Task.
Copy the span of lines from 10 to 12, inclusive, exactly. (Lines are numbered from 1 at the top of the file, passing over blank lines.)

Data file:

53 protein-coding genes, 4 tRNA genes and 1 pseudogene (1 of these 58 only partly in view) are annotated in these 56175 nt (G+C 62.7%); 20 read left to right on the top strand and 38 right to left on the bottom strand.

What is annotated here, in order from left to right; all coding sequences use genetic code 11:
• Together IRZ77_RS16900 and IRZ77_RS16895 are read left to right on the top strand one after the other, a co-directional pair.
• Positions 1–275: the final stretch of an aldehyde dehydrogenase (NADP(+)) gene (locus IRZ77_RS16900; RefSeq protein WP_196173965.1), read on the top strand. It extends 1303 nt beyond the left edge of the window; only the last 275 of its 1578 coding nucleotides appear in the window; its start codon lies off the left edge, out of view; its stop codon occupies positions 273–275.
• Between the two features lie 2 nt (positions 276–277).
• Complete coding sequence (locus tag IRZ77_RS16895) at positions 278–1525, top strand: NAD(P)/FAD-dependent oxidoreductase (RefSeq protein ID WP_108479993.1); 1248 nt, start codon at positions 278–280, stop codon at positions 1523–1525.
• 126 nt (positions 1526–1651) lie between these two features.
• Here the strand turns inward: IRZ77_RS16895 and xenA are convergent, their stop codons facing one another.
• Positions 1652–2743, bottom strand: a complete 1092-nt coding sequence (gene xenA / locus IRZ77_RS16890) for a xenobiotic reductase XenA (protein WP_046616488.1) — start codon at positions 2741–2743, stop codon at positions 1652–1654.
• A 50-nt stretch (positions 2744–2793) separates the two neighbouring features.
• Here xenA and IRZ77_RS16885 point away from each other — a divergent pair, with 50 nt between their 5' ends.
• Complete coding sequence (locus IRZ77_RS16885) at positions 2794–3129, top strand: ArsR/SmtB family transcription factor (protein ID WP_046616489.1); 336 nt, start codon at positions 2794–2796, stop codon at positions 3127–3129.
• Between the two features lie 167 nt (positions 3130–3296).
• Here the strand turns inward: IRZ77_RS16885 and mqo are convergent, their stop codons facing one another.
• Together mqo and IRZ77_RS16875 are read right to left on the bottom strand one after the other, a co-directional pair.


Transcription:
• A 50-nt stretch (positions 2744–2793) separates the two neighbouring features.
• Here xenA and IRZ77_RS16885 point away from each other — a divergent pair, with 50 nt between their 5' ends.
• Complete coding sequence (locus IRZ77_RS16885) at positions 2794–3129, top strand: ArsR/SmtB family transcription factor (protein ID WP_046616489.1); 336 nt, start codon at positions 2794–2796, stop codon at positions 3127–3129.